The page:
In the May Snow

For Gwyn

I.

In the May Snow
I mourn for you.

Crack willow take
my soul again

to the raven’s
places of Annwn,

to where the bones
are old and grey.

II.

In the cold castle
lies your tomb

and on its corners
stand four cranes

to coax your soul
from death and gloom,

to sing you back
to life again.

Signposts to Annwn: Lore

Book.of.Taliesin.facsimile

This posts shares some of the lore associated with Annwn. Awen, the divine breath of inspiration, is seen to originate from Annwn. Also included are passages about initiation, death and rebirth, and the soul.

Awen

‘Let’s approach God who is
– according to the utterance of Talhaearn –
the true judge of the worth of the world,
the One who adjudged the qualities
of passionate song.
He with his miracle bestowed
immeasurable inspiration:
there are 140 ‘ogrfen’
in inspiration;
eight score
in each one.
In Annwfn he ranged the (divisions of inspiration),
in Annwfn he made them,
in Annwfn below the earth,
in the air above the earth.
There is one who knows
what sadness
is better than joy.
I know the set gradations
of inspiration when it flows;
(I know) about payments to a poet,
about propitious days,
about a joyful life,
about the aeons of the fortress,
about the ones like kings,
how long their dwelling places (shall last)…

I sing inspiration,
I bring it forth from the depth.
The connected river which flows (around the world):
I know its might,
I know how it ebbs,
I know how it flows,
I know how it courses,
I know how it retreats.
I know how many creatures
are under the sea;
I know the nature
of each one in its shoal;
how many divisions in a day,
how many days in a year…’
– The Hostile Confederacy, The Book of Taliesin, (Haycock transl.)

‘I entreat my Lord
that (I may) consider inspiration:
what brought forth (that) necessity
before Ceridfen
at the beginning, in the world
which was in need?’
– The Childhood Achievements of Taliesin, The Book of Taliesin, (Haycock transl.)

‘Where does inspiration flow to,
at midnight (and) mid-day?’
– I am the vitality, The Book of Taliesin, (Haycock transl.)

‘He (Urien) defended my song (emanating) from Ceridfen’s cauldron;
unrestrained is my tongue, a repository of inspiration.
That inspiration of poetry – my God created it
at the same time as fresh as fresh milk and dew and acorns…

I have three songs of consistent harmony
and they will be perpetuated by poets until Judgement.’
– The Chair of Taliesin, The Book of Taliesin, (Haycock transl.)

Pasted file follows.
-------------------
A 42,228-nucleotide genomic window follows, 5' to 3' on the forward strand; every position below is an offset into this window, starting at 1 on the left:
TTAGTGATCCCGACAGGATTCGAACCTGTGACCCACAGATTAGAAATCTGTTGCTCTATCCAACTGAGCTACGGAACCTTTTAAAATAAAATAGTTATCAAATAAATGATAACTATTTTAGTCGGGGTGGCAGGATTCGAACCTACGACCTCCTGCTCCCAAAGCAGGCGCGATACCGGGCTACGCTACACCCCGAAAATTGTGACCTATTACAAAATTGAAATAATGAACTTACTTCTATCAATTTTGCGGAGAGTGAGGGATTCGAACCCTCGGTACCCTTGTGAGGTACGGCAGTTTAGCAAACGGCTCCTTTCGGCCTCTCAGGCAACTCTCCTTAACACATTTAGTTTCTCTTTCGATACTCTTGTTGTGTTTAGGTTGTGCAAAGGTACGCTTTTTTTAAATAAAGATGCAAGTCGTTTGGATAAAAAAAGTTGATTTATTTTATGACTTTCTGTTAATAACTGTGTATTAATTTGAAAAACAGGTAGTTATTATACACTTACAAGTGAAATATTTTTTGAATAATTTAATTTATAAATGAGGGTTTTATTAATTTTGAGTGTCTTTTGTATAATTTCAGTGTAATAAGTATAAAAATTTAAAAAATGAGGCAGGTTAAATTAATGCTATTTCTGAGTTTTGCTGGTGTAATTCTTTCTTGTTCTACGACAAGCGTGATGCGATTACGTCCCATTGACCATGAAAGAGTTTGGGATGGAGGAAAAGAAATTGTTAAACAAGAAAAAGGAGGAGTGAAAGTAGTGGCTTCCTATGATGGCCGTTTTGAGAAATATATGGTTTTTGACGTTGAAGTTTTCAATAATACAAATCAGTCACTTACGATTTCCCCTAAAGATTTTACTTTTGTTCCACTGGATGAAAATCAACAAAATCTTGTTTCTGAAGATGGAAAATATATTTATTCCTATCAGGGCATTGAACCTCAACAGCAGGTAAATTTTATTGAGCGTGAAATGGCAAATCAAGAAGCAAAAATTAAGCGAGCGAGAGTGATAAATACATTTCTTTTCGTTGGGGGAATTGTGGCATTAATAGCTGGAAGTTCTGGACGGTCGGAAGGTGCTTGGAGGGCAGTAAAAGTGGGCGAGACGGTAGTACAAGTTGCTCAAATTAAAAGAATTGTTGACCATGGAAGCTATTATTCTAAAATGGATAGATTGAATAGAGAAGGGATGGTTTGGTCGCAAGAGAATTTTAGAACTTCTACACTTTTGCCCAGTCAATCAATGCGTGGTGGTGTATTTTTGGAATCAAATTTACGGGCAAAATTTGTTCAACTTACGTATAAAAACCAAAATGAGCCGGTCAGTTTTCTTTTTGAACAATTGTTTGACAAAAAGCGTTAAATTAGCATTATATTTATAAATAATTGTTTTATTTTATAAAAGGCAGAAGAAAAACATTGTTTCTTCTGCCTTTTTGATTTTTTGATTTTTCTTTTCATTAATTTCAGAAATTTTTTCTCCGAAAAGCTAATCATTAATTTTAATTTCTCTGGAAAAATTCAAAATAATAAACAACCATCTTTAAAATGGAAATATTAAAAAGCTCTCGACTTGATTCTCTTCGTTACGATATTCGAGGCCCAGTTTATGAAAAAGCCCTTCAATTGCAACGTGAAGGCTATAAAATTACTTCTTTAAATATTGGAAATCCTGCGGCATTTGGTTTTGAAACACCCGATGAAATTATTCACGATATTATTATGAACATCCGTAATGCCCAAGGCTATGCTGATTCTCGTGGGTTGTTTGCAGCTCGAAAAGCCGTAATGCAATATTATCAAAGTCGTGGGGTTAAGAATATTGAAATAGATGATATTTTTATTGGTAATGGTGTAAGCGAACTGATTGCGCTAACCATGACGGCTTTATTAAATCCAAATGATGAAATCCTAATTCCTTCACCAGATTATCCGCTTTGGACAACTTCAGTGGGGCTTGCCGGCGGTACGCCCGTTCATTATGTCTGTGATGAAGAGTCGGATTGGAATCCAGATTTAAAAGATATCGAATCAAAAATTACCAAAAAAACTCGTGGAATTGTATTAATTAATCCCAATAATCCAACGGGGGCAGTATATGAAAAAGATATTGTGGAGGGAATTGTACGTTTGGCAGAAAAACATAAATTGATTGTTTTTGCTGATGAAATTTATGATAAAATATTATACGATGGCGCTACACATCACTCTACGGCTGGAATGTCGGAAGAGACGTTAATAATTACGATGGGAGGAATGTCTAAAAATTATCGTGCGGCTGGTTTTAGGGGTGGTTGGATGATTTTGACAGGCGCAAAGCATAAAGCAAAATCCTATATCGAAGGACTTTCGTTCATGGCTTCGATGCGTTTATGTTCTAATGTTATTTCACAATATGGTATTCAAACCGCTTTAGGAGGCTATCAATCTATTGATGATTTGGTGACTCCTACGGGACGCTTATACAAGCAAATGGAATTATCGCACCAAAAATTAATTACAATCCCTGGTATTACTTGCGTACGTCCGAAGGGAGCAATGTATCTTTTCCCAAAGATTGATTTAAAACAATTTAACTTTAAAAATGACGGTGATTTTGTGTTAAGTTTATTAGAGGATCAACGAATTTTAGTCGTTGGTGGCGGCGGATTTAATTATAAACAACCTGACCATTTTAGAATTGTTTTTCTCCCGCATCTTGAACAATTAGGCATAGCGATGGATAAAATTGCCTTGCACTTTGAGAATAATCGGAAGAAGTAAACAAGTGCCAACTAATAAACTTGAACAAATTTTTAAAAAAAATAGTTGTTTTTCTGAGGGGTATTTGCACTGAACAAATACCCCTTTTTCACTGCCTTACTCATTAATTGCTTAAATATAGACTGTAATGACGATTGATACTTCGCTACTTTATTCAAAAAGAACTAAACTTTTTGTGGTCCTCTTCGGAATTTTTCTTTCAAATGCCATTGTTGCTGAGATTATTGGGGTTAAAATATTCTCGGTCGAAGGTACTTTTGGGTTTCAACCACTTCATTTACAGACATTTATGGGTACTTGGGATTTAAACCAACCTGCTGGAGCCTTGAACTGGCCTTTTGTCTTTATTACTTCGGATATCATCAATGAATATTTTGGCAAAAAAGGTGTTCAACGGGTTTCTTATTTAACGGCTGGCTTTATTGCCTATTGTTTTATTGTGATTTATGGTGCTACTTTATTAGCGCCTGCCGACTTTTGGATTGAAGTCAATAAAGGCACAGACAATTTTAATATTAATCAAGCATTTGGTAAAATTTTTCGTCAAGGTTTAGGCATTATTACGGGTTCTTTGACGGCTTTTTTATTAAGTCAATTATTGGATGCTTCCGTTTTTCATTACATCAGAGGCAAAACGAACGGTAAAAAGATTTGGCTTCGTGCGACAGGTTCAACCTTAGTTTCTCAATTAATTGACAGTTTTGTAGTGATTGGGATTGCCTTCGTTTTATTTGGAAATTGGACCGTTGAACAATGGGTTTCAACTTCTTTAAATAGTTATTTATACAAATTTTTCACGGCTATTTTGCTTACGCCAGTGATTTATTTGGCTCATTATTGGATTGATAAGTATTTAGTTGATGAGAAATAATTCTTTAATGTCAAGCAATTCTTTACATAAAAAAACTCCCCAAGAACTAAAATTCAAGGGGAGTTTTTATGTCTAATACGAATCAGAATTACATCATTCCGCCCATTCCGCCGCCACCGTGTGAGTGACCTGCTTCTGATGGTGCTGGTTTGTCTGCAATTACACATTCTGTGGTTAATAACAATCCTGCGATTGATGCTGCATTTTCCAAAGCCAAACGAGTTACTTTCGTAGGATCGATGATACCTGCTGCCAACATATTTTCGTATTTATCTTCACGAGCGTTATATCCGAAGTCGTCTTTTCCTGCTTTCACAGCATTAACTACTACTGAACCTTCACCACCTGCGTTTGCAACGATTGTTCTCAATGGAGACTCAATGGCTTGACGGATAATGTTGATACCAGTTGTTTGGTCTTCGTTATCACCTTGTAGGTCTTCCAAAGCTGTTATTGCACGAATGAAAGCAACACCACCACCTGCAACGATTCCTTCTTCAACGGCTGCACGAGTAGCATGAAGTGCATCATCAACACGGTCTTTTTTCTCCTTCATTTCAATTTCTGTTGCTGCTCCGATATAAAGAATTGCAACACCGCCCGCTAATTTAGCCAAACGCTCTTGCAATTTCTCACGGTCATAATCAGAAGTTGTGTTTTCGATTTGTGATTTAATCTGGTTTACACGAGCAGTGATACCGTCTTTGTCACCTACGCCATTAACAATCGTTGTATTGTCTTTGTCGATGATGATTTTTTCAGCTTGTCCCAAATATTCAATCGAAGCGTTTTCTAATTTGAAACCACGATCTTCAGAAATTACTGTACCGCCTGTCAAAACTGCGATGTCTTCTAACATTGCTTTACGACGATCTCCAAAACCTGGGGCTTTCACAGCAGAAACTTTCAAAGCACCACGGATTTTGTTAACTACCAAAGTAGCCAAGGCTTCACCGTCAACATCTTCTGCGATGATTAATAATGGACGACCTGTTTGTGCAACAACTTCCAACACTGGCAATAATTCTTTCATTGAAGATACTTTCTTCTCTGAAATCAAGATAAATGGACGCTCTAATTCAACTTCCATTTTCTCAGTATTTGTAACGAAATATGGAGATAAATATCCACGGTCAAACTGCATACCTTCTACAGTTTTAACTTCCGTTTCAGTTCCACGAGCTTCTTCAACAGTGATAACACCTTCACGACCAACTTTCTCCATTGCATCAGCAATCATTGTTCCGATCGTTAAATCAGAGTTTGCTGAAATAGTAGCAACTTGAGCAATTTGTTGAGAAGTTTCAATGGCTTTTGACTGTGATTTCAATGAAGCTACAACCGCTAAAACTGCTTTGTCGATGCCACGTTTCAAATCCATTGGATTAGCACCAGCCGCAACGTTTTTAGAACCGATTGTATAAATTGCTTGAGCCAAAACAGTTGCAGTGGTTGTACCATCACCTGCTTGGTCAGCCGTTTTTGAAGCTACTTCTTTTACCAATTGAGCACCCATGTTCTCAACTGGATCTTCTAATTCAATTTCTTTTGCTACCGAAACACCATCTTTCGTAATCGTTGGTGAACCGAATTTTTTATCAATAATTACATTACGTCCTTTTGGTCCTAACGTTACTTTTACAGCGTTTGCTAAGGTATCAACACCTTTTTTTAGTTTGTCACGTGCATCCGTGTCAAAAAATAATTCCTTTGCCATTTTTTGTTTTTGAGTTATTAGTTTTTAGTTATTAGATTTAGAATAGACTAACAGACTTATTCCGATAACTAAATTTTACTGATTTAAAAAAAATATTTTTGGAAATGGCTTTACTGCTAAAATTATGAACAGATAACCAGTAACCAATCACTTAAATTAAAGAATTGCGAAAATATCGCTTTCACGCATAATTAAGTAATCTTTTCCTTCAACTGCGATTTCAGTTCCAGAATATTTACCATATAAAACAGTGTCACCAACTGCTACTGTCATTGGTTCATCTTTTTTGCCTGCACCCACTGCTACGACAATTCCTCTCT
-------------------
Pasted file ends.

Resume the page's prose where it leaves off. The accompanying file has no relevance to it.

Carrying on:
‘Here is the declamation of a brilliant poem
of immeasurable inspiration…

splendid (was it) when there emanated from the Sovereign/cauldron
the ‘ogyrwen’ of triune inspiration.’
– The Chair of Teyrnon, The Book of Taliesin, (Haycock transl.)

‘When the ‘Cadeiriau’ come to be judged
my own will be the best of them:
my song, and my cauldron, and my rules,
and my careful declamation, worthy of a chair in harmonious song.
I’m called a knowledgeable one in Don’s court,
I, and Euronwy, and Euron.’
– The Chair of Ceridwen, The Book of Taliesin, (Haycock transl.)

Initiation

Sixty Years of Solitude

‘For sixty years
I endured solitude
in the water gathered in a band (around the earth),
(and) in the lands of the world.
I had a hundred servants,
(and) a hundred dominions after that.’
– The Hostile Confederacy, The Book of Taliesin, (Haycock transl.)

Death and Rebirth

‘A hen got hold of me –
a red-clawed one, a crested enemy;
I spent nine nights
residing in her womb.
I was matured,
I was drink set before a ruler,
I was dead, I was alive,
a stick went into me;
I was on the lees,
separated from it, I was whole;
and the drinking vessel stiffened resolve,
(for) the red-clawed one imbued me with passion.’
– The Hostile Confederacy, The Book of Taliesin, (Haycock transl.)

The Soul

‘Do you know what you are
when you are asleep:
a body or a soul
or a pale mysterious thing?…

The lamented soul –
who saw it, who recognises it?
I am amazed in books
that they do not know for certain
what the soul’s dwelling is,
(and) what its limbs look like;
from which region flow
the great wind and the great stream
in dire combat
endangering the sinner.’
– The Childhood Achievements of Taliesin, The Book of Taliesin, (Haycock transl.)

‘I praise my Father,
My God, my sustainer,
who added, through my head,
a soul into my design.’
– Song of the Great World, The Book of Taliesin, (Haycock transl.)